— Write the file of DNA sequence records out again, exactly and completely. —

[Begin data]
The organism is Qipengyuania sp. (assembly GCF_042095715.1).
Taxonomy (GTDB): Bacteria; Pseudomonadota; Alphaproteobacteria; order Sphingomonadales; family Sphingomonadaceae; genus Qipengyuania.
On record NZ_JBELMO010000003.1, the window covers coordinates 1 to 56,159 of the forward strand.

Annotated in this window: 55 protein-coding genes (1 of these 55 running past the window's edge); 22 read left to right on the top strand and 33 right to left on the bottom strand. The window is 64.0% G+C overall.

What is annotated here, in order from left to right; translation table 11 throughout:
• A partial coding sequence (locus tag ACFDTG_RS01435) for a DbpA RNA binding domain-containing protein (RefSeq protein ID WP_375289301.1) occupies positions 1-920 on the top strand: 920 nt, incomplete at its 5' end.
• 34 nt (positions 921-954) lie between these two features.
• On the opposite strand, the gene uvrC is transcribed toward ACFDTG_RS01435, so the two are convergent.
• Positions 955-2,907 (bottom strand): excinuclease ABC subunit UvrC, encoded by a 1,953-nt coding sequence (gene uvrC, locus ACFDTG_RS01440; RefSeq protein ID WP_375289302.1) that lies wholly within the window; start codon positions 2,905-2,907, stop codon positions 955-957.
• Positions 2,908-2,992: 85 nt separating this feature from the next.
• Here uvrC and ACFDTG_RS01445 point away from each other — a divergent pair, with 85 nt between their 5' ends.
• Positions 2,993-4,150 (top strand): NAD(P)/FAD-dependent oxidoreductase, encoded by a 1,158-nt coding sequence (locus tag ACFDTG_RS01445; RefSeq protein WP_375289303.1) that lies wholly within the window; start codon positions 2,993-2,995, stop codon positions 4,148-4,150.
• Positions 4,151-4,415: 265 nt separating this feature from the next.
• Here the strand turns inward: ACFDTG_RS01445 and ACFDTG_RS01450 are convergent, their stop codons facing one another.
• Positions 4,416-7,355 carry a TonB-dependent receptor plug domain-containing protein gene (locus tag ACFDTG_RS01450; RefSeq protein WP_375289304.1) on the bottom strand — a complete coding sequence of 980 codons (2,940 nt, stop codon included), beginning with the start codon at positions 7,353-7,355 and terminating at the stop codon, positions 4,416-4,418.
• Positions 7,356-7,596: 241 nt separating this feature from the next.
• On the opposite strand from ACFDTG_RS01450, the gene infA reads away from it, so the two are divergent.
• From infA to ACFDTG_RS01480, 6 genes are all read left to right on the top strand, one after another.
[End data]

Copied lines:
The organism is Qipengyuania sp. (assembly GCF_042095715.1).
Taxonomy (GTDB): Bacteria; Pseudomonadota; Alphaproteobacteria; order Sphingomonadales; family Sphingomonadaceae; genus Qipengyuania.
On record NZ_JBELMO010000003.1, the window covers coordinates 1 to 56,159 of the forward strand.

Annotated in this window: 55 protein-coding genes (1 of these 55 running past the window's edge); 22 read left to right on the top strand and 33 right to left on the bottom strand. The window is 64.0% G+C overall.

What is annotated here, in order from left to right; translation table 11 throughout:
• A partial coding sequence (locus tag ACFDTG_RS01435) for a DbpA RNA binding domain-containing protein (RefSeq protein ID WP_375289301.1) occupies positions 1-920 on the top strand: 920 nt, incomplete at its 5' end.
• 34 nt (positions 921-954) lie between these two features.
• On the opposite strand, the gene uvrC is transcribed toward ACFDTG_RS01435, so the two are convergent.
• Positions 955-2,907 (bottom strand): excinuclease ABC subunit UvrC, encoded by a 1,953-nt coding sequence (gene uvrC, locus ACFDTG_RS01440; RefSeq protein ID WP_375289302.1) that lies wholly within the window; start codon positions 2,905-2,907, stop codon positions 955-957.
• Positions 2,908-2,992: 85 nt separating this feature from the next.
• Here uvrC and ACFDTG_RS01445 point away from each other — a divergent pair, with 85 nt between their 5' ends.
• Positions 2,993-4,150 (top strand): NAD(P)/FAD-dependent oxidoreductase, encoded by a 1,158-nt coding sequence (locus tag ACFDTG_RS01445; RefSeq protein WP_375289303.1) that lies wholly within the window; start codon positions 2,993-2,995, stop codon positions 4,148-4,150.
• Positions 4,151-4,415: 265 nt separating this feature from the next.
• Here the strand turns inward: ACFDTG_RS01445 and ACFDTG_RS01450 are convergent, their stop codons facing one another.
• Positions 4,416-7,355 carry a TonB-dependent receptor plug domain-containing protein gene (locus tag ACFDTG_RS01450; RefSeq protein WP_375289304.1) on the bottom strand — a complete coding sequence of 980 codons (2,940 nt, stop codon included), beginning with the start codon at positions 7,353-7,355 and terminating at the stop codon, positions 4,416-4,418.
• Positions 7,356-7,596: 241 nt separating this feature from the next.
• On the opposite strand from ACFDTG_RS01450, the gene infA reads away from it, so the two are divergent.
• From infA to ACFDTG_RS01480, 6 genes are all read left to right on the top strand, one after another.